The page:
Apple (NASDAQ:AAPL) sank 2.4% today, bringing its losses past 6% in the past two days. Stretch your timeline back a bit further to the day the iPhone 5 was released and losses now stand at 23% in less than two months.
Yet, for all the negativity, there were some positives coming out of the smartphone space that could reflect on the strength of Apple heading into the holiday season. Let's take a look at the battle surrounding Apple's recent sell-off, and the positive news that points to better news ahead.
Mo' market cap, mo' problems
The common refrain around Apple has been a series of bad news that's rocked the stock since the iPhone 5's launch. First, opening weekend iPhone 5 sales disappointed. Shortly after, the fallout over Maps led the company to apologize and suggest users download alternative mapping applications. Then Apple missed earnings for the third time in three quarters and introduced the iPad Mini at a price point above expectations. Finally, Apple rounded all this news up with the unexpected sacking of iOS chief Scott Forstall and delaying of the next version of iTunes.
If you look at all those events without context, it definitely looks like Apple's a wounded giant finally reaching the limits of its own growth and beginning to show the strains of operating without Steve Jobs.
The other side of the coin
However, with more context, the events often don't look as damning to Apple's future as headlines might suggest. The iPhone 5 underperformed versus expectations in its opening weekend, but that was largely due to supply constraints. Its shipping times have stubbornly stayed at three to four weeks even as the phone has been on the market for months.
Apple's earnings were a slight disappointment, but they came in a quarter where the iPhone had limited availability. The real test will come next quarter when a full quarter of iPhone sales are recorded.Then we have the Mini, which despite some quibbles with its screen, has largely garnered overwhelmingly positive reviews and whose opening weekend sales surpassed estimates in spite of once again being supply constrained.
Finally, while Forstall created iOS, most reports from inside the company indicated he'd become a divisive figure. Not only that, but many of his recent initiatives (Maps, Siri) were underwhelming.
That's not to say Apple's past couple months have been a walk in the park. Far from it. However, when the investing narrative turns on a company, there can be an inordinate amount of focus on any weaknesses, and after a decade of unrivaled success, everyone's looking for some cracks in Apple's foundation.
Positive news for Apple
The most positive news today surrounding Apple was earnings from Qualcomm (NASDAQ:QCOM), one of the company's largest suppliers. Qualcomm's business model centers on two areas: communications chips and collecting royalties from mobile devices.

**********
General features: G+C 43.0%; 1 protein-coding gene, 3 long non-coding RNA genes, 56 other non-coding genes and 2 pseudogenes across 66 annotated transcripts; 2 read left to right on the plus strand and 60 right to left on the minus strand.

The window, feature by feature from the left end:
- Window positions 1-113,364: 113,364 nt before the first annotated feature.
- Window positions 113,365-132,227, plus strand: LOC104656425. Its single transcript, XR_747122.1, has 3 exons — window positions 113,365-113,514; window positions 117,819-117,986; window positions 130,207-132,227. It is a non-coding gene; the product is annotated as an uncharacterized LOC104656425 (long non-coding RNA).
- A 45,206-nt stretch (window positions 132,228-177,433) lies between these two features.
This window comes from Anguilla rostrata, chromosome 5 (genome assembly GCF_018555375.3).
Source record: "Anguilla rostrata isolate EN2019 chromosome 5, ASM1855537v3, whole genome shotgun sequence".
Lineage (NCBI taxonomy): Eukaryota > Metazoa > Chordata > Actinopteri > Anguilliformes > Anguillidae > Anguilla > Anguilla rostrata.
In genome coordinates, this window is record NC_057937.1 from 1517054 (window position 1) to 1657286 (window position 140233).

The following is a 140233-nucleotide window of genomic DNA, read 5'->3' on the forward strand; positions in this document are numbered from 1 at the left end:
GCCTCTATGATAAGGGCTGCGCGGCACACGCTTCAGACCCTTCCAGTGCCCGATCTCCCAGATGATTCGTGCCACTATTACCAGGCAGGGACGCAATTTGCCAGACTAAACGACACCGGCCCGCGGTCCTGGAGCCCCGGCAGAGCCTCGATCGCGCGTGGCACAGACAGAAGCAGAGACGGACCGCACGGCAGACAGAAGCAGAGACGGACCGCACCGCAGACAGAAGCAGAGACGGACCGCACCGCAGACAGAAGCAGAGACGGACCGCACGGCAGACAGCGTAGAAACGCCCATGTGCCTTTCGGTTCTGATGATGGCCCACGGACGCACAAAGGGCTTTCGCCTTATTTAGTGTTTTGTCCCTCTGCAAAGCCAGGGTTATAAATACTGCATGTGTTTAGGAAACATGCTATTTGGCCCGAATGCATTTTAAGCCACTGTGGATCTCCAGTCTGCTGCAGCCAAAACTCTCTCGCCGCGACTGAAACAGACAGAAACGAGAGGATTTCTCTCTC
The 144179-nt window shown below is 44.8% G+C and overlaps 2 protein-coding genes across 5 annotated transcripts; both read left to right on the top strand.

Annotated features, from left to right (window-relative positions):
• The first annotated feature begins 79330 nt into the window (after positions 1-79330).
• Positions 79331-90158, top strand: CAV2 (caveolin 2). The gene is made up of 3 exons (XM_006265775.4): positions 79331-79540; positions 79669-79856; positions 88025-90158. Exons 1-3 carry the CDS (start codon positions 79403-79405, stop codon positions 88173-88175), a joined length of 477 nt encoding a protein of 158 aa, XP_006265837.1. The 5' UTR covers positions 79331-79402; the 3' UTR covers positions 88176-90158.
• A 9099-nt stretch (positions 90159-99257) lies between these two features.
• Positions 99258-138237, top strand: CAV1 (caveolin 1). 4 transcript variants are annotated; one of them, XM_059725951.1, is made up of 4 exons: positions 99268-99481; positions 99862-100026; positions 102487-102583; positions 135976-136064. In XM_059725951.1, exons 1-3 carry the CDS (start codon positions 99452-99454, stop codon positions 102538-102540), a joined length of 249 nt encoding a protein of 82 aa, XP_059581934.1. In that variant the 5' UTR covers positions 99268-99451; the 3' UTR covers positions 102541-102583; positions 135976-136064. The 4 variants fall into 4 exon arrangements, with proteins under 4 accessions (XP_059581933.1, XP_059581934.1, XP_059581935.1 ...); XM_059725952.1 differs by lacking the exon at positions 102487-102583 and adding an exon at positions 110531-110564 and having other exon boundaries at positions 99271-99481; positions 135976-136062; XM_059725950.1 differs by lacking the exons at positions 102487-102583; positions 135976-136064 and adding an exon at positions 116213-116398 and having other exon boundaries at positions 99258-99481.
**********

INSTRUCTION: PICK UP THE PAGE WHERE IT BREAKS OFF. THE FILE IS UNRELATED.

Qualcomm's central licensing position allows the company to have great visibility into the smartphone industry. So, the company projecting revenue next year ranging from $23 billion to $24 billion speaks well to the continuing growth of smartphones.
Not only that, but Qualcomm projected 2013 growth in 3G and 4G devices to be 10% to 18%, roughly equal to demand in 2012. The point? Despite continued hand-wringing over Apple running out of consumers to sell to, the growth in smartphones should remain robust next year, with average selling prices remaining intact, as well.
Fears to last
The issues leading to Apple's sell-off are beyond the company itself. For example, Apple sold off yesterday in part because of concerns of Europe's slowdown spreading to Germany and the fiscal cliff hurting U.S. growth. Those are fears that will affect any company, with growth companies in particular.
However, with Apple now trading down near 12 times earnings, it's not priced like a growth company anymore. While macro worries and negative headlines could keep Apple careening south, the central storyline remains that the iPhone 5 demand remains robust and central smartphone players like Qualcomm are predicting continuing better-than-expected growth in 2013.
More Apple advice
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Eric Bleeker has no positions in the stocks mentioned above. The Motley Fool owns shares of Apple and Qualcomm. Motley Fool newsletter services recommend Apple. Try any of our Foolish newsletter services free for 30 days. We Fools may not all hold the same opinions, but we all believe that considering a diverse range of insights makes us better investors. The Motley Fool has a disclosure policy.